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It is fairly easy to repackage our class material for high school students. But can nanoscience also be brought into primary and middle school grades? We explored that challenge in compressed (one week long) summer versions of our nanoscience class taught for Virginia K-12 science teachers. During that week the teachers attended all of the normal class's lectures, discussions and labs. But their homework (completed during the fall) was to then come up with a nanoscience lesson plan for their own students. The results were fascinating:


Casey Moore wanted to give her students a visceral feel for how small a nanometer is. She asked the students what was the smallest thing they had ever seen in their classroom microscopes: they answered "a brine shrimp." Using a simple viewgraph ruler, the students then measured the length of a brine shrimp. They then estimated that at full magnification they might be able to see a single cell swamp organism. Casey then walked the students out onto her school's 100m long playing field and worked with them to answer the question "if a single cell organism were were as long as this field, how long would a nanometer be, and how long would the brine shrimp be?"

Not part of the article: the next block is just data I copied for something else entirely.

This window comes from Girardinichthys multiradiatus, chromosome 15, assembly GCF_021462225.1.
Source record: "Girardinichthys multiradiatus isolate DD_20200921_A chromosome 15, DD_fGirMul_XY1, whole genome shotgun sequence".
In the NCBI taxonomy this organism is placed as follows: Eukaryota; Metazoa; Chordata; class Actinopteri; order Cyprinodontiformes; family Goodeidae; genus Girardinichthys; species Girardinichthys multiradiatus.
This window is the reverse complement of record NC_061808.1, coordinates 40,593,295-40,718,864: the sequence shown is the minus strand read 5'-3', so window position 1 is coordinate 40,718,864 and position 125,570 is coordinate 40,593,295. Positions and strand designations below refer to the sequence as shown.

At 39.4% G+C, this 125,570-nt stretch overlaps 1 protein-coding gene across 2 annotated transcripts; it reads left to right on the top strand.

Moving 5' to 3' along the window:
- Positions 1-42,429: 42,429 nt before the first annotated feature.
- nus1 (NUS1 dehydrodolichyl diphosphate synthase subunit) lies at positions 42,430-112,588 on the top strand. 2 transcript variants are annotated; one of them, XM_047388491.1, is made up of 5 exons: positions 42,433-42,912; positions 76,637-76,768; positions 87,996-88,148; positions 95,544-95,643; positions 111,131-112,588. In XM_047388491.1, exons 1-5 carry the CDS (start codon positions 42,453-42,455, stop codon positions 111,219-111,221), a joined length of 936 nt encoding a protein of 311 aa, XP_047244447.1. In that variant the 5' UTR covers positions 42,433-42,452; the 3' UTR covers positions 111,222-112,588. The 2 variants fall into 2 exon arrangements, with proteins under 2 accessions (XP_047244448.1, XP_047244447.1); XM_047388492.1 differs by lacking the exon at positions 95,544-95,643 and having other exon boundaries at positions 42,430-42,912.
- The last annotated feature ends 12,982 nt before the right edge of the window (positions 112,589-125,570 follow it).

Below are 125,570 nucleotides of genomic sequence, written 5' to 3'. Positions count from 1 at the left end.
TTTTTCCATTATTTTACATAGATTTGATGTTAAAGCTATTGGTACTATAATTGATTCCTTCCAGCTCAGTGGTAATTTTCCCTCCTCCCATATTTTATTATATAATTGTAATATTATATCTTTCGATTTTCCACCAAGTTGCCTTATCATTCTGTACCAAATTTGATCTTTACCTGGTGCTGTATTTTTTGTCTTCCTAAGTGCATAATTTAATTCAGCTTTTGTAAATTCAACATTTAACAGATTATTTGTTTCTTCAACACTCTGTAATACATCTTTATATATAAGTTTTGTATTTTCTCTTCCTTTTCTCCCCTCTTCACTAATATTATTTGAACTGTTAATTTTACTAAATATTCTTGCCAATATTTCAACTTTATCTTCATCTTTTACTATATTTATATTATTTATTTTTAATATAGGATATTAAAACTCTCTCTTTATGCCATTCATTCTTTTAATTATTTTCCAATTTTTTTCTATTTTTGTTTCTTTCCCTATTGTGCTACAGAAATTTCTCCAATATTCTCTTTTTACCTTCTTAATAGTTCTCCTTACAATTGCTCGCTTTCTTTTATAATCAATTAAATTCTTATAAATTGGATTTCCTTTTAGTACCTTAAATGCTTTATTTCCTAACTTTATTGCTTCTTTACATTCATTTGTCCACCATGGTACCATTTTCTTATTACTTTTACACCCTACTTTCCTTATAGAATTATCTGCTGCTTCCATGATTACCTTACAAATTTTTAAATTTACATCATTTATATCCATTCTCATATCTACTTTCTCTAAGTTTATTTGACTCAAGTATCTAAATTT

Casey Moore's Nano Lesson Plan (ppt file)

Kathleen Stansbury & Dorthea Martin's Nano Lesson Plan (above, as slides playing in a video)

Kathleen Stansbury and Dorthea Martin were instead struck by the strange way in which scanning microscopes construct their images a single point at a time (as with the class's atomic force microscopes they are shown using above). But how to explain this to middle schoolers? They decided to turn their middle schoolers into scanning microscopes! That is (in what became the student's favorite game), one blindfolded student would move slowly across the floor calling out when he/she encountered objects, while their partner plotted out the floor tile positions of those objects to generate a scanned "nanoimage" of the classroom.

If any other teachers have nanoscience lesson plans they'd like to have added to this page,
please sends us information and links via the WeCanFigureThisOut.org "Contact" page (link)

John C. Bean
Professor of Electrical and Computer Engineering
University of Virginia

Sonya Wolen
Director, Danville Science Center
Science Museum of Virginia


Copyright: John C. Bean